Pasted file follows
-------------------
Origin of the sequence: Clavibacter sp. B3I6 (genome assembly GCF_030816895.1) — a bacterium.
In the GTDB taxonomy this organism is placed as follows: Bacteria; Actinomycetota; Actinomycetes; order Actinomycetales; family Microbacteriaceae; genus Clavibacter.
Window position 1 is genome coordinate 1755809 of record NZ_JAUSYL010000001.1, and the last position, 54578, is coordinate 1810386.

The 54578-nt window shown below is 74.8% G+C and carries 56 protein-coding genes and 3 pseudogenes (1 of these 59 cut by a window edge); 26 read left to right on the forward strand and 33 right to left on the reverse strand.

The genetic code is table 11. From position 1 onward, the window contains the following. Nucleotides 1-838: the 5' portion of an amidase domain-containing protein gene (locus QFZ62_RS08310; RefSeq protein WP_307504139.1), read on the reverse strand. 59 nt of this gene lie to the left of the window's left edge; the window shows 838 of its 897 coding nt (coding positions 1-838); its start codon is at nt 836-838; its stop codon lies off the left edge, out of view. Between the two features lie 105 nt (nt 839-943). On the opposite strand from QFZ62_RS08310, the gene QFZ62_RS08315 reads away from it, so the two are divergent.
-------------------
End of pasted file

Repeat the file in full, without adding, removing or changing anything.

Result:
Origin of the sequence: Clavibacter sp. B3I6 (genome assembly GCF_030816895.1) — a bacterium.
In the GTDB taxonomy this organism is placed as follows: Bacteria; Actinomycetota; Actinomycetes; order Actinomycetales; family Microbacteriaceae; genus Clavibacter.
Window position 1 is genome coordinate 1755809 of record NZ_JAUSYL010000001.1, and the last position, 54578, is coordinate 1810386.

The 54578-nt window shown below is 74.8% G+C and carries 56 protein-coding genes and 3 pseudogenes (1 of these 59 cut by a window edge); 26 read left to right on the forward strand and 33 right to left on the reverse strand.

The genetic code is table 11. From position 1 onward, the window contains the following. Nucleotides 1-838: the 5' portion of an amidase domain-containing protein gene (locus QFZ62_RS08310; RefSeq protein WP_307504139.1), read on the reverse strand. 59 nt of this gene lie to the left of the window's left edge; the window shows 838 of its 897 coding nt (coding positions 1-838); its start codon is at nt 836-838; its stop codon lies off the left edge, out of view. Between the two features lie 105 nt (nt 839-943). On the opposite strand from QFZ62_RS08310, the gene QFZ62_RS08315 reads away from it, so the two are divergent.